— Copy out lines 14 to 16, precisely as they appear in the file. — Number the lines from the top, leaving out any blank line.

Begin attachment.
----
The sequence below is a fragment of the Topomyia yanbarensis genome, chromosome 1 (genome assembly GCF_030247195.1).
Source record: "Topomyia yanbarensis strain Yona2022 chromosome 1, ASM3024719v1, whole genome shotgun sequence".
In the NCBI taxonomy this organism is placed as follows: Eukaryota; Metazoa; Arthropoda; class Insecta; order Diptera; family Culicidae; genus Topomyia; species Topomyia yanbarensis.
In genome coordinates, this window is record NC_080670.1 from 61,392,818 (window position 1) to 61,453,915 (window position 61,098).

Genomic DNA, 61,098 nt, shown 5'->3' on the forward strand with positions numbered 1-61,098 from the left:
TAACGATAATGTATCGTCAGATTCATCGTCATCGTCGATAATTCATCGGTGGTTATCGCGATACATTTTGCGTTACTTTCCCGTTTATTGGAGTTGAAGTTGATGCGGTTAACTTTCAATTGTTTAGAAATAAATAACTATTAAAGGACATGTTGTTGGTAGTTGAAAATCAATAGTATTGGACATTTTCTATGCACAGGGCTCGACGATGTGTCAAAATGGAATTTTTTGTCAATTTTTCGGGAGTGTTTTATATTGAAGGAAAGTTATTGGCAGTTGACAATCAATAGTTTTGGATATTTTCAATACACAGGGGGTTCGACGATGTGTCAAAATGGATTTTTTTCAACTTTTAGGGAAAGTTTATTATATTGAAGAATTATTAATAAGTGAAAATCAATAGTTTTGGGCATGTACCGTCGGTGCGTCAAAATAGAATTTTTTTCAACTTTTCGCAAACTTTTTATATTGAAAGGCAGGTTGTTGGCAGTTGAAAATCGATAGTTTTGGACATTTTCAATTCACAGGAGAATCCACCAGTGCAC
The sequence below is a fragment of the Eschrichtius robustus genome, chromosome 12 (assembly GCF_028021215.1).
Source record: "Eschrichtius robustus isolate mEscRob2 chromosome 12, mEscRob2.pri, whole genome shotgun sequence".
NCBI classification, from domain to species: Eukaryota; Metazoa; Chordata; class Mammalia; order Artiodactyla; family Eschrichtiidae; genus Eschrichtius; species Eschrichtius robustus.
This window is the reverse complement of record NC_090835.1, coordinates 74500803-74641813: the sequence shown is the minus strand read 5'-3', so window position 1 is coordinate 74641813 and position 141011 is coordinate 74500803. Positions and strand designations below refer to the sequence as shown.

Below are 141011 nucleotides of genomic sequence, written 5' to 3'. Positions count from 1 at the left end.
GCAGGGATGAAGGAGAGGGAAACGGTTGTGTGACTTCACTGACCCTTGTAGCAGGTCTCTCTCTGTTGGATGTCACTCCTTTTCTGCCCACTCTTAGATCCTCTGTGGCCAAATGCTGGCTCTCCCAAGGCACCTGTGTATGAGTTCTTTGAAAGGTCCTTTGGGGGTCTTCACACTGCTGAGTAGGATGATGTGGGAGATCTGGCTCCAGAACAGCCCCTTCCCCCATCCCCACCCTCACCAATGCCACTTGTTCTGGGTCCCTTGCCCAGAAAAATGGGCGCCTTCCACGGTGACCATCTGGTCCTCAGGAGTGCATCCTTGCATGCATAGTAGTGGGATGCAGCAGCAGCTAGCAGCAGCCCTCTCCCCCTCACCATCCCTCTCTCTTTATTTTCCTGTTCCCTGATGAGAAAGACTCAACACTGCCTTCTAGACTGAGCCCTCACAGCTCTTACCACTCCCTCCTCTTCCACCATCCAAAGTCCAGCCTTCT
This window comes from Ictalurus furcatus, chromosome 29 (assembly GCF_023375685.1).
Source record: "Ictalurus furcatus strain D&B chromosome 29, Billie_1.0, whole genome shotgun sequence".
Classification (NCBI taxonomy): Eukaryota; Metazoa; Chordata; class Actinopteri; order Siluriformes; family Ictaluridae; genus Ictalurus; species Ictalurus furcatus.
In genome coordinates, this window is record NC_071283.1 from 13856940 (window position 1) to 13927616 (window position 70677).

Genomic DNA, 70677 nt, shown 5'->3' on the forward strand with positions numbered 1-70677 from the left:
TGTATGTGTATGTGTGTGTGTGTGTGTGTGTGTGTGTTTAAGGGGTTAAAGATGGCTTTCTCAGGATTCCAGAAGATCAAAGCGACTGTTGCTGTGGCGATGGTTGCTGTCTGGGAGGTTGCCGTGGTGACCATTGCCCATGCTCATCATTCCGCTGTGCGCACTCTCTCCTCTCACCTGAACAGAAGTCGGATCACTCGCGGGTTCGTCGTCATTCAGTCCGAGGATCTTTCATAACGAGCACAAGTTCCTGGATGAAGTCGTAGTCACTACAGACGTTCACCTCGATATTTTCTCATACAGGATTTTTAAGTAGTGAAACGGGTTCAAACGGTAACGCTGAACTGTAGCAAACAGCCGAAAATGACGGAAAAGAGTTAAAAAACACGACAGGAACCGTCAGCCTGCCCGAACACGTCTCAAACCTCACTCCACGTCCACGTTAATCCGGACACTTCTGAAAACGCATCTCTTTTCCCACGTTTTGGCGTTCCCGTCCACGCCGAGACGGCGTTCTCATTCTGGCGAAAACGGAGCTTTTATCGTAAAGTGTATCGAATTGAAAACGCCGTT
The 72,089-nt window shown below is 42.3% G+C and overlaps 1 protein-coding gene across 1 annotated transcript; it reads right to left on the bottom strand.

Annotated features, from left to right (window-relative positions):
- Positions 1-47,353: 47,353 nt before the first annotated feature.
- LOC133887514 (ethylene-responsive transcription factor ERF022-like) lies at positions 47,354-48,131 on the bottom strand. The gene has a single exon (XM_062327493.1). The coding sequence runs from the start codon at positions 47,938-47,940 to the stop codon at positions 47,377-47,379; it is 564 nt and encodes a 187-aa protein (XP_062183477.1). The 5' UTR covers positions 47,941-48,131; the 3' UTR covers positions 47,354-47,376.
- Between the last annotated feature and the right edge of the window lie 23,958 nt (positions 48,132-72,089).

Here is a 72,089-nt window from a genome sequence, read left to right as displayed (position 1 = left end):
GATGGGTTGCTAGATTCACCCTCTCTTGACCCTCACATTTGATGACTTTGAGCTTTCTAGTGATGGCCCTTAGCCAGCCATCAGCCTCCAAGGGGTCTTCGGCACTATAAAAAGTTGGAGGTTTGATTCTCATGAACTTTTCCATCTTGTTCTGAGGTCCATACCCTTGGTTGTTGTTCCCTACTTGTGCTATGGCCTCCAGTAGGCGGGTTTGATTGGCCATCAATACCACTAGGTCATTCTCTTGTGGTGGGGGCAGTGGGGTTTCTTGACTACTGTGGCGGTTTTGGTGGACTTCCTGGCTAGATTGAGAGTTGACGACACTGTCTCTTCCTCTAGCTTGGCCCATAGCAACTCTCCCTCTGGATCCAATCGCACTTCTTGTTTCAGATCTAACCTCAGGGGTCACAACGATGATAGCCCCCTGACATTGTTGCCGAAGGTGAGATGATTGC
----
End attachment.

Source record: "Ictalurus furcatus strain D&B chromosome 29, Billie_1.0, whole genome shotgun sequence".
Classification (NCBI taxonomy): Eukaryota; Metazoa; Chordata; class Actinopteri; order Siluriformes; family Ictaluridae; genus Ictalurus; species Ictalurus furcatus.
In genome coordinates, this window is record NC_071283.1 from 13856940 (window position 1) to 13927616 (window position 70677).